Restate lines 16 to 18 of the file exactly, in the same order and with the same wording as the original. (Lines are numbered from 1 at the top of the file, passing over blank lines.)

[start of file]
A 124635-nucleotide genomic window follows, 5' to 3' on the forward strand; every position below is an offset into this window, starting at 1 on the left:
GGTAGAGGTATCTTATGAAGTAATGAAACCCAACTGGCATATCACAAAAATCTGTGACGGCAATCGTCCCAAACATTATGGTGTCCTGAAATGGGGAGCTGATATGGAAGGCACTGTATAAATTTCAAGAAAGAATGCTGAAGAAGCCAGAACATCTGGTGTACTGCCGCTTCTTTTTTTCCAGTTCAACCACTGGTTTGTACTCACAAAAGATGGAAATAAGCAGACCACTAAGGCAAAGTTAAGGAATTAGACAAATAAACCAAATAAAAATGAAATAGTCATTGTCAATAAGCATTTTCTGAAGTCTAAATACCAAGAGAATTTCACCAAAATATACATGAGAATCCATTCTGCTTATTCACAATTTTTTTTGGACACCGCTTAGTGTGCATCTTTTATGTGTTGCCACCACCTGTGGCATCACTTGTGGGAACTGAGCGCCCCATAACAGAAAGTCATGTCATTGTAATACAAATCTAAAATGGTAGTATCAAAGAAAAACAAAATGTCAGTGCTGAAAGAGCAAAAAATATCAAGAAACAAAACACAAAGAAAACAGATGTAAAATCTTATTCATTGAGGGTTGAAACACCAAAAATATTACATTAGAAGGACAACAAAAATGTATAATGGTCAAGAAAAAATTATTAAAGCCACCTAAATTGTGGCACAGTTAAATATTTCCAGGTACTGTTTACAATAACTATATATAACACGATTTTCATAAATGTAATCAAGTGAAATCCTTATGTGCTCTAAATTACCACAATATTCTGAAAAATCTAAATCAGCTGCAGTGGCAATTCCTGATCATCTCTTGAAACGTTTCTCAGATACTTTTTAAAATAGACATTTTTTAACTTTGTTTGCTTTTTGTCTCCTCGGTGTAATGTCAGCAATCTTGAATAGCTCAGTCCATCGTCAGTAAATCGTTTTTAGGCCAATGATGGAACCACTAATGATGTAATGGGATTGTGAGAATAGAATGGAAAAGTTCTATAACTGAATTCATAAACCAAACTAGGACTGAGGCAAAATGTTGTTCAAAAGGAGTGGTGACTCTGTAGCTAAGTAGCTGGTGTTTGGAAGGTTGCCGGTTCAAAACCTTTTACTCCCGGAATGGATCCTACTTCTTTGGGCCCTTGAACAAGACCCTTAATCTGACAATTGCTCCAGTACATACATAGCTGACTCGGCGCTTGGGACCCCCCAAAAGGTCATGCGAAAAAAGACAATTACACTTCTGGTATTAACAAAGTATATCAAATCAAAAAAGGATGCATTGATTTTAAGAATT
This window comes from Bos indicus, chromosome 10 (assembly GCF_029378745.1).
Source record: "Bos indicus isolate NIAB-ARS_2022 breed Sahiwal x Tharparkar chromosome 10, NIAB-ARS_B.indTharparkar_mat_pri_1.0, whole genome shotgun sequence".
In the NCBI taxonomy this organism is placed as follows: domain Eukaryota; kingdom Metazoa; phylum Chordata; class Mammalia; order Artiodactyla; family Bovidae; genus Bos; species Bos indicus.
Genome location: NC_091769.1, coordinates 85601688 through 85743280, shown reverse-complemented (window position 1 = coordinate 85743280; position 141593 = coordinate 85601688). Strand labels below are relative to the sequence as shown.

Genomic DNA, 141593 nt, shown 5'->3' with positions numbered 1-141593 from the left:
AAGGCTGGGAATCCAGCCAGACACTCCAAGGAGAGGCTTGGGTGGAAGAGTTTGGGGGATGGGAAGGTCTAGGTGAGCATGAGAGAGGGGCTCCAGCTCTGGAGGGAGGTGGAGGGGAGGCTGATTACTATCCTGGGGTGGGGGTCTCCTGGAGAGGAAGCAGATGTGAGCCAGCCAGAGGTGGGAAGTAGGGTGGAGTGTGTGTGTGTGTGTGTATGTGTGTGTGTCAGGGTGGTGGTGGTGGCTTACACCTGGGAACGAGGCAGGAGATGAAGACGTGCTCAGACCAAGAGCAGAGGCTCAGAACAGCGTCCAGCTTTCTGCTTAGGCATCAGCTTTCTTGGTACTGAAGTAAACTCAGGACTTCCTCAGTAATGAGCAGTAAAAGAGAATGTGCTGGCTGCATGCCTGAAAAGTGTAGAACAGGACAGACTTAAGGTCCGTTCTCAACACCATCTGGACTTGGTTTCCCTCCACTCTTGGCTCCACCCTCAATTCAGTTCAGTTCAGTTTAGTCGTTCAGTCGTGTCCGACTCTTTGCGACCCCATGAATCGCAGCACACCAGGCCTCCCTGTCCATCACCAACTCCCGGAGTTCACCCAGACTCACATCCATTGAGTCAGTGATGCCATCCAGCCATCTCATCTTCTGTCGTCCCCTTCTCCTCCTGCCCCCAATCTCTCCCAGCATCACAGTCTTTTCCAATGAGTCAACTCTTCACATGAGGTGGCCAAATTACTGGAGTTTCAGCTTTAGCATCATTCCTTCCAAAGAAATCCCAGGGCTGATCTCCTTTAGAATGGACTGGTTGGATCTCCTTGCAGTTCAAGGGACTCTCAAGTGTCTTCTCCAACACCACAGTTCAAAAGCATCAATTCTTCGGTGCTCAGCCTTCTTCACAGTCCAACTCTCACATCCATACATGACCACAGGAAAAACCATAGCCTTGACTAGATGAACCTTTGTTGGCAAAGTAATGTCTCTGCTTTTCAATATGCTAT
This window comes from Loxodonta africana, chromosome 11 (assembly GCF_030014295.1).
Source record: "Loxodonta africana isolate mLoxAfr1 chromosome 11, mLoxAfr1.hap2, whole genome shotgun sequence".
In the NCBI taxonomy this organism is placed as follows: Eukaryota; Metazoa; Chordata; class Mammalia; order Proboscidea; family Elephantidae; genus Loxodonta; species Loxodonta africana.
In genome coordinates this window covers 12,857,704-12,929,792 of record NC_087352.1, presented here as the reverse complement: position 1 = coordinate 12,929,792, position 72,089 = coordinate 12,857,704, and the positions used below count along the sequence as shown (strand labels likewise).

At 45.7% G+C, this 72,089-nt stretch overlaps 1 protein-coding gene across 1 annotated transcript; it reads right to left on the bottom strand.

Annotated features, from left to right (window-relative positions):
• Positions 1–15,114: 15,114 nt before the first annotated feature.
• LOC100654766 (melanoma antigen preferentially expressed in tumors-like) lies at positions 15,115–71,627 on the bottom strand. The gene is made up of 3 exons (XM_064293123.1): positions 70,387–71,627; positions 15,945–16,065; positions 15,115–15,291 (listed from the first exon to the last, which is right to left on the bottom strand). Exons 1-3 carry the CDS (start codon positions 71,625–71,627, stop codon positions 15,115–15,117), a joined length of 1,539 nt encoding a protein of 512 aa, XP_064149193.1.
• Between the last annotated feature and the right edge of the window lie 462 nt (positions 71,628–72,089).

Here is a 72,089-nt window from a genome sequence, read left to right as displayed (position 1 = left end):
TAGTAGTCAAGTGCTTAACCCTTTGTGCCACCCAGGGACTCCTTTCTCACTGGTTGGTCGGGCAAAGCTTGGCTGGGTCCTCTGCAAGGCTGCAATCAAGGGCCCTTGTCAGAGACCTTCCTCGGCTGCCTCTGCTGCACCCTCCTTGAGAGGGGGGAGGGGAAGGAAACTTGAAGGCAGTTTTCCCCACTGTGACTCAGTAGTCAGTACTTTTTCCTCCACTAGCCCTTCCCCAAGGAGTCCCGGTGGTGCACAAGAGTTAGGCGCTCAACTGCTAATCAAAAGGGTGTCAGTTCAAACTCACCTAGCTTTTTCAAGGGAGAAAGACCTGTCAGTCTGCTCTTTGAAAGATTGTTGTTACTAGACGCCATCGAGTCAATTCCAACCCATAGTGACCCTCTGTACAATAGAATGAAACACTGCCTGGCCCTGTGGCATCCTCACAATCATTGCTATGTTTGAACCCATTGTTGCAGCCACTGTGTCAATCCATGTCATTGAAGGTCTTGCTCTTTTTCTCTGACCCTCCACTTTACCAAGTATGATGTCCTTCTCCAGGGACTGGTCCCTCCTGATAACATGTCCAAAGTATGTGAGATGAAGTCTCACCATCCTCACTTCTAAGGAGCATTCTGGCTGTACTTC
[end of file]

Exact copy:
• LOC100654766 (melanoma antigen preferentially expressed in tumors-like) lies at positions 15,115–71,627 on the bottom strand. The gene is made up of 3 exons (XM_064293123.1): positions 70,387–71,627; positions 15,945–16,065; positions 15,115–15,291 (listed from the first exon to the last, which is right to left on the bottom strand). Exons 1-3 carry the CDS (start codon positions 71,625–71,627, stop codon positions 15,115–15,117), a joined length of 1,539 nt encoding a protein of 512 aa, XP_064149193.1.
• Between the last annotated feature and the right edge of the window lie 462 nt (positions 71,628–72,089).

Here is a 72,089-nt window from a genome sequence, read left to right as displayed (position 1 = left end):